Between 1997 and 2010, according to a report by Families Against Mandatory Minimums (“FAMM”), sentences in child pornography cases increased by 500 percent. That report surveyed judges across the country and found that seventy percent of them believed that the U.S. Sentencing Guidelines ranges for possession of child pornography were “too harsh” and that sentences for receipt of child pornography were “excessive.”
The FAMM report cited comments made by U.S. District Court Judge Robert W. Pratt, sitting in Des Moines, Iowa, in a 2008 Wall Street Journal article (“Making Punishment Fit the Most Offensive Crimes”) that the federal sentencing guidelines in child pornography crimes “do not appear to be based on any sort of science and the Court has been unable to locate any particular rationale for them beyond the general revulsion that is associated with child-related offenses.”
One of those guidelines referred to by Judge Pratt is Guideline § 2G2.2 which deals with: “Trafficking in Material Involving The Sexual Exploitation of a Minor; Receiving, Transporting, Shipping, or Advertising Material Involving the Sexual Exploitation of a Minor; Possessing Material Involving the Sexual Exploitation of a Minor With Intent to Traffic, Possessing Material Involving the Sexual Exploitation of a Minor.”
Federal Sentencing Enhancements
Amended numerous times since its original 1987 enactment, Subsection (b)(3)(F) of § 2G2.2 provides recommended sentencing ranges for a conviction involving the receipt, possession and distribution of child pornography in violation of 18 U.S.C. § 2252A(a)(2)(B) and (a)(5)(B). If the conviction involved distribution, Subsection (b)(3)(F) applies a two-level sentence enhancement if the pornographic depictions entail sadistic or masochistic conduct.
And if the distribution involves the use of a peer-to-peer network, the case law in the Fifth, Tenth, and Eleventh Circuits dating back to 2013 was that the government did not have to show the defendant had “knowledge” that his child pornography was being shared (or accessed) by others—the mere use of the network triggered the two-level enhancement. This case law conflicted with the case law (dating back to 2009) in the Second, Fourth and Seventh Circuits which required a showing that the defendant knew his child pornography being shared in the peer-to-peer network.
Knowledge Requirement for Distribution
In 2016, the U.S. Sentencing Commission resolved this circuit conflict by amending Subsection (b)(3)(F) of § 2G2.2 to conform to the knowledge requirement followed in the Second, Fourth and Seventh Circuits.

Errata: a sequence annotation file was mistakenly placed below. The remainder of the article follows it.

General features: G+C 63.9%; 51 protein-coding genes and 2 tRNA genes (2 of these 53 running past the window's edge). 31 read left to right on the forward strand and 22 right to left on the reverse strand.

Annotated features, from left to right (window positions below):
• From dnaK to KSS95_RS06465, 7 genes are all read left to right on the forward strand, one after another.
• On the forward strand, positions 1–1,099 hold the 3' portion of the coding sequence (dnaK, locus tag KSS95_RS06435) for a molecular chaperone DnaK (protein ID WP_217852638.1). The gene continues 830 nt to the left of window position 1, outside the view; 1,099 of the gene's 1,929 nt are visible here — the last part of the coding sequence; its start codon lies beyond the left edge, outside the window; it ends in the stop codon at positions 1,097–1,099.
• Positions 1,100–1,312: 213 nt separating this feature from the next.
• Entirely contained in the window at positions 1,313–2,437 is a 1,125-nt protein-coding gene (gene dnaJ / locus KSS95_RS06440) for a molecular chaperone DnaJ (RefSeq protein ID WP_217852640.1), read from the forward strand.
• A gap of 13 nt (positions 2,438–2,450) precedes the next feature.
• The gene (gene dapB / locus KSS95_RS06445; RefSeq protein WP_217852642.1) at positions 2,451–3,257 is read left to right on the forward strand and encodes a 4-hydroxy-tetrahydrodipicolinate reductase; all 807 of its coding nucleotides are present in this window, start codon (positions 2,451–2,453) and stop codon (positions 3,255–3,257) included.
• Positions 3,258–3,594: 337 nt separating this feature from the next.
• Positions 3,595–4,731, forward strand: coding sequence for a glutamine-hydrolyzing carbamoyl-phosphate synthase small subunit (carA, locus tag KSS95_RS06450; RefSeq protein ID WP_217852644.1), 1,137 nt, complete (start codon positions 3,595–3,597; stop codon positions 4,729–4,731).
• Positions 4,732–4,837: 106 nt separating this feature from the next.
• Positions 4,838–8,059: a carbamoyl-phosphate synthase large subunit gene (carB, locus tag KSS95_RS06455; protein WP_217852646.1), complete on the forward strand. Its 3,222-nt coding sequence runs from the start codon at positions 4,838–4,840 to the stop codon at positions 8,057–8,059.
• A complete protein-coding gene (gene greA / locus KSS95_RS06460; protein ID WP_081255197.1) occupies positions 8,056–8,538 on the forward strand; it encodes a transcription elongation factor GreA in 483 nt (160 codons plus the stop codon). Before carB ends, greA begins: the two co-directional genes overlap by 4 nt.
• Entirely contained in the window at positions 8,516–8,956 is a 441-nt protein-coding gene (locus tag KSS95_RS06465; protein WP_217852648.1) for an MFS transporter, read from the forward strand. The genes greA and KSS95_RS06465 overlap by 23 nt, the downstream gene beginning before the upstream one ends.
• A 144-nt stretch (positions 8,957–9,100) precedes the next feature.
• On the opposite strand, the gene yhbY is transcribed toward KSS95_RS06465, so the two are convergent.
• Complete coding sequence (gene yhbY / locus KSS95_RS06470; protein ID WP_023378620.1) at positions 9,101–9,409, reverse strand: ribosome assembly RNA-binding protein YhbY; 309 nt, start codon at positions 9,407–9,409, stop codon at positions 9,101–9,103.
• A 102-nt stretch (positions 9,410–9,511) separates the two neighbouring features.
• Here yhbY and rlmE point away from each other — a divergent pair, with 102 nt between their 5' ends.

On April 8, 2019, the Fifth Circuit in United States v. Lawrence re-addressed the relationship between Subsection (3)(b)(F) of § 2G2.2 and peer-to-peer file sharing in distribution cases. The court said:
“We have not specifically addressed how much a defendant must know to trigger the § 2G2.2(b)(3)(F) enhancement. The only time we have considered the amended guideline was in a recent unpublished opinion that affirmed an enhancement under § 2G2.2(b)(3)(F) because ‘there was evidence that the file sharing service . . . provide[d] alerts that material will be shared, and [the defendant] did not disable the sharing capability in his settings’ … In contrast, the record here is silent as to whether Lawrence ‘opted in’ to sharing his files on the Ares network.
“Lawrence contends that a defendant’s mere knowledge of the file sharing properties of a peer-to-peer network is not enough for the enhancement to apply. He insists that the government must establish that a defendant’s ‘peer-to-peer system stop swap was not on, or that there was no password to enter [a defendant’s] computer, or that some other individual actually downloaded [child pornography] from a defendant’s computer, or that a discussion occurred to agree to trade or share with someone.’ Lawrence argues that there must be ‘additional factors’ or ‘additional evidence that is suspicious . . . and demonstrates guilty knowledge’ beyond mere knowledge of how a peer-to-peer network functions. To support this contention, Lawrence cites several pre-amendment cases remanding § 2G2.2(b)(3)(F) enhancements when district courts did not make specific findings about the defendants’ knowledge of the file sharing properties of peer-to-peer networks.”
Mere Use of Peer to Peer Network
The Fifth Circuit concluded that Lawrence was correct with the argument that the mere use of a peer-to-peer network, standing alone, is not enough to trigger the two-level sentence enhancement under § 2G2.2(b)(3)(F), but stopped short of imposing “a requirement of additional suspicious or circumstantial evidence to establish a defendant’s guilty knowledge.”
The Court, instead, said it would “leave those fact-specific determinations to the able district courts, which are well equipped and well versed in determining whether a defendant’s acts were done knowingly.”
Thus, in the wake of Lawrence, the law in the Fifth Circuit now pertaining to § 2G2.2(b)(3)(F) is that while the mere use of a peer-to-peer network is insufficient to trigger the guideline’s two level enhancement, the appeals court will nonetheless uphold a conviction if evidence is presented to show that the defendant “knew” the use of the network allowed others online to access his child pornography files.